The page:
County considers red-light cameras

Unsafe intersections would be the focus

state approval needed


The Carroll County commissioners are considering whether to install red-light cameras at dangerous intersections.

The intent is to reduce accidents, not to generate revenue, said Ted Zaleski, director of the Department of Management and Budget, in a preliminary briefing last week at the commissioners' request. The vendor would receive a fixed fee, rather than a fee per citation or a percentage of the fines.

The cameras snap a photograph only when the light is red, he said.

The length of the yellow light, which has provoked criticism in Baltimore and elsewhere, would not be a factor.

Pictures of the car in the intersection and the license plate would be reviewed by the police, Zaleski said.

"If the reviewer says there was not a violation, nothing more would happen," Zaleski said, mentioning as an example an ambulance speeding up behind an offending vehicle. "If it looks like good documentation of a violation, a citation would be mailed to the owner of the vehicle."

While the citation can be fought in court, he said, few are overturned "because the system works." In New York City, he said, 7,000 of 1.4 million citations were challenged.

Sheriff Kenneth L. Tregoning said these are civil rather than criminal citations and they do not generate points on a driver's license or require notification of insurance companies.

The older red-light camera systems use 35 millimeter film that has higher resolution but must be handled and processed, Zaleski said, while digital systems eliminate the need for daily tending of the equipment. Video is also available but requires more lighting at the intersection, which some people say creates a distraction to drivers.

The newer technology can provide 30 seconds of film, which could be useful to police officers investigating an accident, Zaleski said.

"Can we have it on a state highway? Route 30, 140, 26, 32?" asked Commissioner Dean L. Minnich, rattling off the county's congested roadways.

Installation of the equipment requires approval by the state, with information on traffic counts and numbers of violations, Zaleski said. The state might also require engineering improvements at the intersections. Selecting the sites involves factors such as traffic volume, the number of citizens' complaints and concerns for pedestrians. "Not every intersection is a red-light-running problem," he said.

Steven D. Powell, the commissioners' chief of staff, said, "The question is whether we want to proceed and who would be the lead agency," suggesting that they revisit the issue soon. The three commissioners agreed.

"It works for me," Minnich said. "This isn't about revenue. This is about whether you feel safe entering an intersection at rush hour in Carroll County - and I don't.

"I can count 20 cars going through a red light, and it's even worse at Englar Road," he said. "Somebody can be maimed for life because someone wants to get 90 seconds farther down the road."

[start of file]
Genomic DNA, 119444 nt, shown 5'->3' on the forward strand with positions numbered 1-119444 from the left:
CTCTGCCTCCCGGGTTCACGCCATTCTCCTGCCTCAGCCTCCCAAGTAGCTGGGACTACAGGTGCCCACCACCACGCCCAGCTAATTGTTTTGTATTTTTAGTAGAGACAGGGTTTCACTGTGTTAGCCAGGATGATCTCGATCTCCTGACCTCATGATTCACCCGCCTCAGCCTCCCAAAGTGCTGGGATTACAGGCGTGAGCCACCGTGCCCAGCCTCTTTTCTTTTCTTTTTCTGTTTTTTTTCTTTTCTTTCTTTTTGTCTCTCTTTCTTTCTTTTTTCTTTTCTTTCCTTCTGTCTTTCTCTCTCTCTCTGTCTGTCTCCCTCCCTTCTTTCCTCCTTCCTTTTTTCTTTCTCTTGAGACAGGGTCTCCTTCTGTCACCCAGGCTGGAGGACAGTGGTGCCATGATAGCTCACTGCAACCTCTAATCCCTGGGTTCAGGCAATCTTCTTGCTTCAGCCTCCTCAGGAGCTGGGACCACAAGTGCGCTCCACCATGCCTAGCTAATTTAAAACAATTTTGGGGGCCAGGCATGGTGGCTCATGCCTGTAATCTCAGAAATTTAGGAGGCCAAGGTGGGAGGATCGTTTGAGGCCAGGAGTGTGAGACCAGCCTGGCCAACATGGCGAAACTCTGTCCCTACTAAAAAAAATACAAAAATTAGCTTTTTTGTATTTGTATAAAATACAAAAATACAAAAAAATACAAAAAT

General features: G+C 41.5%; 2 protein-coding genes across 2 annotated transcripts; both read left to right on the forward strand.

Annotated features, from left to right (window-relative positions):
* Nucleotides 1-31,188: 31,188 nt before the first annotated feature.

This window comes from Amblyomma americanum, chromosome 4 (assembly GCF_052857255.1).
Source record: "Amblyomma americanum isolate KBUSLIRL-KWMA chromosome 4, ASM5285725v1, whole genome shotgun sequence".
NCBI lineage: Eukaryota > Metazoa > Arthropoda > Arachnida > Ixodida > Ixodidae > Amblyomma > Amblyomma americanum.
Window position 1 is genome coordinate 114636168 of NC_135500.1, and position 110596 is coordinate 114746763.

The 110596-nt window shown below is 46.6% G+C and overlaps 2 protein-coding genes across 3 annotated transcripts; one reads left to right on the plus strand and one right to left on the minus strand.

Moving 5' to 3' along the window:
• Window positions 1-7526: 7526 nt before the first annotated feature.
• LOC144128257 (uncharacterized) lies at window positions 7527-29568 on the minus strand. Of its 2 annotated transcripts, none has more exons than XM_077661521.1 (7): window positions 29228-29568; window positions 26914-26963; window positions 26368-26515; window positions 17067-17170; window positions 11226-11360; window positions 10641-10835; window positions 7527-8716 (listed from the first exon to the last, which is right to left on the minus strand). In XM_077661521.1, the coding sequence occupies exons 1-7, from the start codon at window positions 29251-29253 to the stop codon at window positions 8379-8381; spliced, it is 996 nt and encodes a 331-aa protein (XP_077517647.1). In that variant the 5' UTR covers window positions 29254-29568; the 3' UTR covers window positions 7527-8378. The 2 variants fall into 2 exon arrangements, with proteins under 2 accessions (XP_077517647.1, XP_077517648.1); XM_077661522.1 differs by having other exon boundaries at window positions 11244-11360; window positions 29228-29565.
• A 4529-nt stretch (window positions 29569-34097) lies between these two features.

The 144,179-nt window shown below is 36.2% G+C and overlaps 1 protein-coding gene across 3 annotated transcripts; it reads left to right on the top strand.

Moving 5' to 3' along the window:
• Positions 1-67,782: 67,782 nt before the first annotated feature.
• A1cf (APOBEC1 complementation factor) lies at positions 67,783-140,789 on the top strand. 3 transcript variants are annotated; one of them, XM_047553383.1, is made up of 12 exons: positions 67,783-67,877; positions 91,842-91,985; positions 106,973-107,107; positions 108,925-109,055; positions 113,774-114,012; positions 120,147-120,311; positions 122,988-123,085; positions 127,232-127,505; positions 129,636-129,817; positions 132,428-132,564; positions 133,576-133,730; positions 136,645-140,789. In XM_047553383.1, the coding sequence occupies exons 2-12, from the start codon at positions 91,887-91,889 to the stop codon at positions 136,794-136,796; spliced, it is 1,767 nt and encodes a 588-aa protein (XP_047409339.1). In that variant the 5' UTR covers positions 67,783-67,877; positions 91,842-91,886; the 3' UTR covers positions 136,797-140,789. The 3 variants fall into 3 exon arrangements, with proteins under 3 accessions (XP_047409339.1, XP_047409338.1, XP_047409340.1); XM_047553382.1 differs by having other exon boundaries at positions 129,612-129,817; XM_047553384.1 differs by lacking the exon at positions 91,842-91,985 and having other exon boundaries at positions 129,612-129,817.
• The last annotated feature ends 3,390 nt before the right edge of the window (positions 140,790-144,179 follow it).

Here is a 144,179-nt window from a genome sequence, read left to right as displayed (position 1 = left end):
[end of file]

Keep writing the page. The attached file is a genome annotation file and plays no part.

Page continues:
Many violations

Tregoning recalled counting 125 to 150 violations at one intersection in a 24-hour period.

Zaleski urged the commissioners to build public support before embarking upon a photo-enforcement program.

He said that a successful system would reduce injuries and citations, but that not much data is available.

Sherry Llewellyn, Howard County Police Department spokeswoman, said Howard was the first county in the state to use the red-light cameras and serves as the regional center for many jurisdictions, not including Baltimore City.

Howard program

"The program works very well here," she said. "The program is run by the Police Department," while the vendor receives a preset fee rather than a percentage.

"We've had a reduction in collisions in intersections - particularly side impacts, which are more deadly."

Zaleski said a program in Carroll likely would be administered by Scott R. Campbell, the county's administrator of Public Safety Support Services, with the cooperation of other agencies.

"The last Board of Commissioners looked at it about four years ago," he said, without deciding to proceed.



Carroll County commissioners are considering the installation of red-light cameras at several high-traffic intersections in Westminster, Hampstead and Eldersburg. The cameras, widely used throughout the state, would capture on film motorists who run red lights. The motorists could later be sent a citation for the traffic violation. Officials said the intent is to reduce accidents, not to generate revenue, but the county would receive revenue from the fines. Do you think the commissioners should move forward with the installations?


Send responses by Thursday via e-mail to carroll. letters, by mail to The Sun, 2 Locust Lane, Suite 202, Westminster 21157, or by fax to 410-876-0439. A selection of responses will be published Sunday. Please keep your responses short and include your name, address and telephone number. Addresses and phone numbers will not be published.

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